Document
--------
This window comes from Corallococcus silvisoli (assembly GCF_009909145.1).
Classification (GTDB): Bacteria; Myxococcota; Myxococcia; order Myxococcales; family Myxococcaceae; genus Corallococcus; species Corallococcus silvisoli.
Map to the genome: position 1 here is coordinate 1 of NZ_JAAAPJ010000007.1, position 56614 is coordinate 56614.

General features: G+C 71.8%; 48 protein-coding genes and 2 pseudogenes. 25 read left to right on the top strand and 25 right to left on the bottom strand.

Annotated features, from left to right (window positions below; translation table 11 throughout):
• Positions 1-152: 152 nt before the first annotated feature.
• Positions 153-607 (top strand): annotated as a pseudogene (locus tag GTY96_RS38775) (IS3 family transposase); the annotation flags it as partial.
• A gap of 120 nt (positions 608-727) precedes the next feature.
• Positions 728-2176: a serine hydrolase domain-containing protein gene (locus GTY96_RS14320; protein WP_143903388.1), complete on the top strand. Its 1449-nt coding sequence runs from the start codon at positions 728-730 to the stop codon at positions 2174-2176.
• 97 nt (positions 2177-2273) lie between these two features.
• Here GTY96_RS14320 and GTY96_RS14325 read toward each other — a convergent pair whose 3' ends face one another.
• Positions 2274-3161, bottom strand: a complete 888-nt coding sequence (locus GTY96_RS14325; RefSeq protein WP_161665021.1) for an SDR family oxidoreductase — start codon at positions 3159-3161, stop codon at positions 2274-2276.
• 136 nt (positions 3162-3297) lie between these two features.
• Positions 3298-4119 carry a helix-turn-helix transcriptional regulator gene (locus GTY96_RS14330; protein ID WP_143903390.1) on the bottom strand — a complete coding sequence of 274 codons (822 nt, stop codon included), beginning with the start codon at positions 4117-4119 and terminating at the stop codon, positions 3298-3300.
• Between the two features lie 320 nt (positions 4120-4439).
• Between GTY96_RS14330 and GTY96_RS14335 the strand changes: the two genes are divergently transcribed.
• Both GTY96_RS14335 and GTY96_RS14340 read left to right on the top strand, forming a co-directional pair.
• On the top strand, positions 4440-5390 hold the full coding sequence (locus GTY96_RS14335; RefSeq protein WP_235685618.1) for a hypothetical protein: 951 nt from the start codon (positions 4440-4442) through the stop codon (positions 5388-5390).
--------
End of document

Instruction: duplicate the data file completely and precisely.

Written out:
This window comes from Corallococcus silvisoli (assembly GCF_009909145.1).
Classification (GTDB): Bacteria; Myxococcota; Myxococcia; order Myxococcales; family Myxococcaceae; genus Corallococcus; species Corallococcus silvisoli.
Map to the genome: position 1 here is coordinate 1 of NZ_JAAAPJ010000007.1, position 56614 is coordinate 56614.

General features: G+C 71.8%; 48 protein-coding genes and 2 pseudogenes. 25 read left to right on the top strand and 25 right to left on the bottom strand.

Annotated features, from left to right (window positions below; translation table 11 throughout):
• Positions 1-152: 152 nt before the first annotated feature.
• Positions 153-607 (top strand): annotated as a pseudogene (locus tag GTY96_RS38775) (IS3 family transposase); the annotation flags it as partial.
• A gap of 120 nt (positions 608-727) precedes the next feature.
• Positions 728-2176: a serine hydrolase domain-containing protein gene (locus GTY96_RS14320; protein WP_143903388.1), complete on the top strand. Its 1449-nt coding sequence runs from the start codon at positions 728-730 to the stop codon at positions 2174-2176.
• 97 nt (positions 2177-2273) lie between these two features.
• Here GTY96_RS14320 and GTY96_RS14325 read toward each other — a convergent pair whose 3' ends face one another.
• Positions 2274-3161, bottom strand: a complete 888-nt coding sequence (locus GTY96_RS14325; RefSeq protein WP_161665021.1) for an SDR family oxidoreductase — start codon at positions 3159-3161, stop codon at positions 2274-2276.
• 136 nt (positions 3162-3297) lie between these two features.
• Positions 3298-4119 carry a helix-turn-helix transcriptional regulator gene (locus GTY96_RS14330; protein ID WP_143903390.1) on the bottom strand — a complete coding sequence of 274 codons (822 nt, stop codon included), beginning with the start codon at positions 4117-4119 and terminating at the stop codon, positions 3298-3300.
• Between the two features lie 320 nt (positions 4120-4439).
• Between GTY96_RS14330 and GTY96_RS14335 the strand changes: the two genes are divergently transcribed.
• Both GTY96_RS14335 and GTY96_RS14340 read left to right on the top strand, forming a co-directional pair.
• On the top strand, positions 4440-5390 hold the full coding sequence (locus GTY96_RS14335; RefSeq protein WP_235685618.1) for a hypothetical protein: 951 nt from the start codon (positions 4440-4442) through the stop codon (positions 5388-5390).